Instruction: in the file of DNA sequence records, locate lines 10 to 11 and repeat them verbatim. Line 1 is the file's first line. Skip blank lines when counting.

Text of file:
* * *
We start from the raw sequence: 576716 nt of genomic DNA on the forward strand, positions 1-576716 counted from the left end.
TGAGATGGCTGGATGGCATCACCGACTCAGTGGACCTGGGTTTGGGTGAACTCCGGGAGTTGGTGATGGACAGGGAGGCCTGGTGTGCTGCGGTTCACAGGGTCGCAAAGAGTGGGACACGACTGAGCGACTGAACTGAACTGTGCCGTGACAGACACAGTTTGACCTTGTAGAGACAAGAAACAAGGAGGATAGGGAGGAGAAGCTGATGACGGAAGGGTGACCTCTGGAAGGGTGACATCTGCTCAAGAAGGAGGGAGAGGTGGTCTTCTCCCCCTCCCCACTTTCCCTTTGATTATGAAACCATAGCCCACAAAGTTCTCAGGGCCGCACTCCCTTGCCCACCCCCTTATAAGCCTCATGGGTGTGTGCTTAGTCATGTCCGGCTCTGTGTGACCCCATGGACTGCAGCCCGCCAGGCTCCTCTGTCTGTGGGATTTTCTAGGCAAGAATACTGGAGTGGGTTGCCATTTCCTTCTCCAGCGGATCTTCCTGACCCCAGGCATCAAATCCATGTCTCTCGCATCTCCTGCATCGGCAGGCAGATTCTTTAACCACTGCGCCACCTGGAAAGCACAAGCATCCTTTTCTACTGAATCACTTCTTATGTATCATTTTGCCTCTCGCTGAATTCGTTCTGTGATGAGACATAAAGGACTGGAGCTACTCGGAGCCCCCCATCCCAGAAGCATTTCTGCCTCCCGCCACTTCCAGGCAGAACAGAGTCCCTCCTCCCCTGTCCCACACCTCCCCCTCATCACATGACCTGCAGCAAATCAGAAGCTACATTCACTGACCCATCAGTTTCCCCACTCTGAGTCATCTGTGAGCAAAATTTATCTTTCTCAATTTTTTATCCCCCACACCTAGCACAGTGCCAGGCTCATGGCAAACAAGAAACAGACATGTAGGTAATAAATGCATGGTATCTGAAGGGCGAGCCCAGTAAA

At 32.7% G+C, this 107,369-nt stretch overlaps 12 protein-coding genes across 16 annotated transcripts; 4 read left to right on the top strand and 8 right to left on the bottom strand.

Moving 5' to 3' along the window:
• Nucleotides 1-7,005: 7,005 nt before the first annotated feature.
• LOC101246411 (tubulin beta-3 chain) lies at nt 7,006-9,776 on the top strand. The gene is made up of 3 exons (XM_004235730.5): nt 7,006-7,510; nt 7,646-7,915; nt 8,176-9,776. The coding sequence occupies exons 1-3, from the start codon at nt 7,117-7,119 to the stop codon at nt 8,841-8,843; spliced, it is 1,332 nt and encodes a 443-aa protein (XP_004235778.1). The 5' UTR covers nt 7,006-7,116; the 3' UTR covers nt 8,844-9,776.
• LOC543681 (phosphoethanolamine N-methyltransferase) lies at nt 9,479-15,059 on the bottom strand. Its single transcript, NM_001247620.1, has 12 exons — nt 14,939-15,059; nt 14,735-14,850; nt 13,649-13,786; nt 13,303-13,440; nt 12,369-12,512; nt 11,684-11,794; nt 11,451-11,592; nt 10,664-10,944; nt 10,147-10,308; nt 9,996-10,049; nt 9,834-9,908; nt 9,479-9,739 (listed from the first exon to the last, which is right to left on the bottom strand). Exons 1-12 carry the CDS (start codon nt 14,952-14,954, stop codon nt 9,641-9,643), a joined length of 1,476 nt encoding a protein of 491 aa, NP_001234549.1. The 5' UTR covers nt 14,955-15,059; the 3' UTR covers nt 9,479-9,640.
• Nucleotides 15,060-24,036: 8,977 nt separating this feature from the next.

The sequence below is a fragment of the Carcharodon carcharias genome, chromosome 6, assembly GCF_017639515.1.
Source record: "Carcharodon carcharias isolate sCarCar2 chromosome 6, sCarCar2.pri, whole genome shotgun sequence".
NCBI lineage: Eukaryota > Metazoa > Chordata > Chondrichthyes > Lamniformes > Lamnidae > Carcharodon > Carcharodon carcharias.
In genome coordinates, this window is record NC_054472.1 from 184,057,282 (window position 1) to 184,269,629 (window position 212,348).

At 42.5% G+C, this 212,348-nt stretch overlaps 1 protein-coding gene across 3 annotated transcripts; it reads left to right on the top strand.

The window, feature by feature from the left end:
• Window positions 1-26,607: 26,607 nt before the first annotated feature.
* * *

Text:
Source record: "Carcharodon carcharias isolate sCarCar2 chromosome 6, sCarCar2.pri, whole genome shotgun sequence".
NCBI lineage: Eukaryota > Metazoa > Chordata > Chondrichthyes > Lamniformes > Lamnidae > Carcharodon > Carcharodon carcharias.